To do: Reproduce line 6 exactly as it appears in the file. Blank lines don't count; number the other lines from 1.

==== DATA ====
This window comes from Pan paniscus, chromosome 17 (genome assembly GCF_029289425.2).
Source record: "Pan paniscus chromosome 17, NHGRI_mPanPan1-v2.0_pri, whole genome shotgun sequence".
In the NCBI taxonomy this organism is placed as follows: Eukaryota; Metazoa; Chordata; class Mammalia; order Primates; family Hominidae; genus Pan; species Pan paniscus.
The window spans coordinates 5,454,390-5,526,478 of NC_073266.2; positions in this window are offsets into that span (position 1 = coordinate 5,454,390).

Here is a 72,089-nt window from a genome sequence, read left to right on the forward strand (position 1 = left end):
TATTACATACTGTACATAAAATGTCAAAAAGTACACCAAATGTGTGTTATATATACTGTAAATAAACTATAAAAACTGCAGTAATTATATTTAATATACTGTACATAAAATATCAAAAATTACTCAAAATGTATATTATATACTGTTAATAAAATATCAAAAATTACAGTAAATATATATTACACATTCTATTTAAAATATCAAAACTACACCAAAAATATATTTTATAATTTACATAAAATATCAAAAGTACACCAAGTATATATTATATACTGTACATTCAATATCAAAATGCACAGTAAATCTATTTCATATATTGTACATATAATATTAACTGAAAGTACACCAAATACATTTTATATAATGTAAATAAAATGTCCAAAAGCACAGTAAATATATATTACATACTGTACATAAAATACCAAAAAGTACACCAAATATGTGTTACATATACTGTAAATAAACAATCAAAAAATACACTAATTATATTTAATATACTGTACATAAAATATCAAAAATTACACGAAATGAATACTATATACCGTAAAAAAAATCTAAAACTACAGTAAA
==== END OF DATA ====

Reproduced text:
TATTACATACTGTACATAAAATGTCAAAAAGTACACCAAATGTGTGTTATATATACTGTAAATAAACTATAAAAACTGCAGTAATTATATTTAATATACTGTACATAAAATATCAAAAATTACTCAAAATGTATATTATATACTGTTAATAAAATATCAAAAATTACAGTAAATATATATTACACATTCTATTTAAAATATCAAAACTACACCAAAAATATATTTTATAATTTACATAAAATATCAAAAGTACACCAAGTATATATTATATACTGTACATTCAATATCAAAATGCACAGTAAATCTATTTCATATATTGTACATATAATATTAACTGAAAGTACACCAAATACATTTTATATAATGTAAATAAAATGTCCAAAAGCACAGTAAATATATATTACATACTGTACATAAAATACCAAAAAGTACACCAAATATGTGTTACATATACTGTAAATAAACAATCAAAAAATACACTAATTATATTTAATATACTGTACATAAAATATCAAAAATTACACGAAATGAATACTATATACCGTAAAAAAAATCTAAAACTACAGTAAA